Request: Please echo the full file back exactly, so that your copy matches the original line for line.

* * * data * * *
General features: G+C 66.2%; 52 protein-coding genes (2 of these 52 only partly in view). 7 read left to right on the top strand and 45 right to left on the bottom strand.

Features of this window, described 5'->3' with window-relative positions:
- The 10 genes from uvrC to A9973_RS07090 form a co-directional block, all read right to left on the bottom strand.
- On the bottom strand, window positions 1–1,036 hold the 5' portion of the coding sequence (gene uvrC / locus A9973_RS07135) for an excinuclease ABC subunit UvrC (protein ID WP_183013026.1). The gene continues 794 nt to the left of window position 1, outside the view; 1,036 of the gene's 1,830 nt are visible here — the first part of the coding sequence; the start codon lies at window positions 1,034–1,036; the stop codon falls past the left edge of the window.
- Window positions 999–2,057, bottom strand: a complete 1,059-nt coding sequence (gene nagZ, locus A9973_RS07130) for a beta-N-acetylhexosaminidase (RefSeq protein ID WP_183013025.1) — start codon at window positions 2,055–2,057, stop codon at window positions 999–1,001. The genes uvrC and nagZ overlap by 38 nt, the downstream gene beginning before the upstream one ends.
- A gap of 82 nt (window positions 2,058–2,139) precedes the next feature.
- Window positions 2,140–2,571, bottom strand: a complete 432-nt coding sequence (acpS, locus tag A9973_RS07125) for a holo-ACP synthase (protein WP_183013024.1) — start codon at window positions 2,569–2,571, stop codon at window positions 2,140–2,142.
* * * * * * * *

General features: G+C 66.2%; 52 protein-coding genes (2 of these 52 only partly in view). 7 read left to right on the top strand and 45 right to left on the bottom strand.

Features of this window, described 5'->3' with window-relative positions:
- The 10 genes from uvrC to A9973_RS07090 form a co-directional block, all read right to left on the bottom strand.
- On the bottom strand, window positions 1–1,036 hold the 5' portion of the coding sequence (gene uvrC / locus A9973_RS07135) for an excinuclease ABC subunit UvrC (protein ID WP_183013026.1). The gene continues 794 nt to the left of window position 1, outside the view; 1,036 of the gene's 1,830 nt are visible here — the first part of the coding sequence; the start codon lies at window positions 1,034–1,036; the stop codon falls past the left edge of the window.
- Window positions 999–2,057, bottom strand: a complete 1,059-nt coding sequence (gene nagZ, locus A9973_RS07130) for a beta-N-acetylhexosaminidase (RefSeq protein ID WP_183013025.1) — start codon at window positions 2,055–2,057, stop codon at window positions 999–1,001. The genes uvrC and nagZ overlap by 38 nt, the downstream gene beginning before the upstream one ends.
- A gap of 82 nt (window positions 2,058–2,139) precedes the next feature.
- Window positions 2,140–2,571, bottom strand: a complete 432-nt coding sequence (acpS, locus tag A9973_RS07125) for a holo-ACP synthase (protein WP_183013024.1) — start codon at window positions 2,569–2,571, stop codon at window positions 2,140–2,142.